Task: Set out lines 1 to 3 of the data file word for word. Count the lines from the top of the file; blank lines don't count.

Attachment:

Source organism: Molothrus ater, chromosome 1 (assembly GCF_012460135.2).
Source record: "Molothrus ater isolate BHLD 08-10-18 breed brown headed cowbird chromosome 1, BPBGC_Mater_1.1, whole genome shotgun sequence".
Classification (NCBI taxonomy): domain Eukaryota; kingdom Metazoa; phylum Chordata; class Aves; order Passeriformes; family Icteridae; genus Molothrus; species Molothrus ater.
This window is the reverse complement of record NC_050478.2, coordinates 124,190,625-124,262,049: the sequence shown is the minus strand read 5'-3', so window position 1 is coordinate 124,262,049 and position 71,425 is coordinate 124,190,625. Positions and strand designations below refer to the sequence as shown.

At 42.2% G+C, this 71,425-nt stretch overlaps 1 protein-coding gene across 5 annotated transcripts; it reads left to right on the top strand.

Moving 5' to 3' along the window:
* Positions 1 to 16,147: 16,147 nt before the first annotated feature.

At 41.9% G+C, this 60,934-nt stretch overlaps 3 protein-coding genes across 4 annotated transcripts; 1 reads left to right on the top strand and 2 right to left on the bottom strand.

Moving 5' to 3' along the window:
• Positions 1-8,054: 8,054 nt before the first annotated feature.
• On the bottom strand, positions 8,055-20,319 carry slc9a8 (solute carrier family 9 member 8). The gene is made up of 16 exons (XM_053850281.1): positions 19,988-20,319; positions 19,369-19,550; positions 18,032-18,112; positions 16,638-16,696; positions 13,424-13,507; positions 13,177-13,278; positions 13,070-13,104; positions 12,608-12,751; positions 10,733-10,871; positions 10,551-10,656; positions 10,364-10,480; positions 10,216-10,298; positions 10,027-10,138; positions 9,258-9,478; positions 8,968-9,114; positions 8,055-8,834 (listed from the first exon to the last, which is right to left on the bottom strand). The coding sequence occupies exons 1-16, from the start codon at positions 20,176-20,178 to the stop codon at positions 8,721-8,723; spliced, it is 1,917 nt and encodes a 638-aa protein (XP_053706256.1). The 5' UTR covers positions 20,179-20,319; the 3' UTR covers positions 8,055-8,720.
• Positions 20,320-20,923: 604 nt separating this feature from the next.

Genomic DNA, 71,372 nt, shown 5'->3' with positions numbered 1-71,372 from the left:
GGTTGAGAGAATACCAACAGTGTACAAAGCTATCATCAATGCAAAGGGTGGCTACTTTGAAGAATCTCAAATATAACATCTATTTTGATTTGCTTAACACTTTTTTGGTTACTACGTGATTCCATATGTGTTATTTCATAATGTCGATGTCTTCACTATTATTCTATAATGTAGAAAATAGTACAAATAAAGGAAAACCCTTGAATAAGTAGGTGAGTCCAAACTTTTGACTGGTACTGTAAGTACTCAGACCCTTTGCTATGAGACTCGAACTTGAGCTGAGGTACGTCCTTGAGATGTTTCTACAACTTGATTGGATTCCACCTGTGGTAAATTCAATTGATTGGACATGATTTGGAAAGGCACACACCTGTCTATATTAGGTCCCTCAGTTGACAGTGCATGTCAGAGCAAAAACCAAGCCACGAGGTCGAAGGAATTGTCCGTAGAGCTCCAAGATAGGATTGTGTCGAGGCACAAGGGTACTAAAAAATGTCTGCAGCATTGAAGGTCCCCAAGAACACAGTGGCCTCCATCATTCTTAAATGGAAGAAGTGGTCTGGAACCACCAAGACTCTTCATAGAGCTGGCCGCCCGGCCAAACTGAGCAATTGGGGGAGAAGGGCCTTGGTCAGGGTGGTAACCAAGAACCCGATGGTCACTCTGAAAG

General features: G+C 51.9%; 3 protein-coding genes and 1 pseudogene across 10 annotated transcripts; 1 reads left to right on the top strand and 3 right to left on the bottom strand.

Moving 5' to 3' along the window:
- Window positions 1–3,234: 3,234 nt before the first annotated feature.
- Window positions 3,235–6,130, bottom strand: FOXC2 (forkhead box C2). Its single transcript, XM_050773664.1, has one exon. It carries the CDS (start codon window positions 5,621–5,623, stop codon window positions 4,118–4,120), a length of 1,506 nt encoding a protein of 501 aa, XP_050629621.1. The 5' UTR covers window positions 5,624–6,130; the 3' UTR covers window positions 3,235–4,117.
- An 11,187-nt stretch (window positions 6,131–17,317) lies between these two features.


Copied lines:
Source organism: Molothrus ater, chromosome 1 (assembly GCF_012460135.2).
Source record: "Molothrus ater isolate BHLD 08-10-18 breed brown headed cowbird chromosome 1, BPBGC_Mater_1.1, whole genome shotgun sequence".
Classification (NCBI taxonomy): domain Eukaryota; kingdom Metazoa; phylum Chordata; class Aves; order Passeriformes; family Icteridae; genus Molothrus; species Molothrus ater.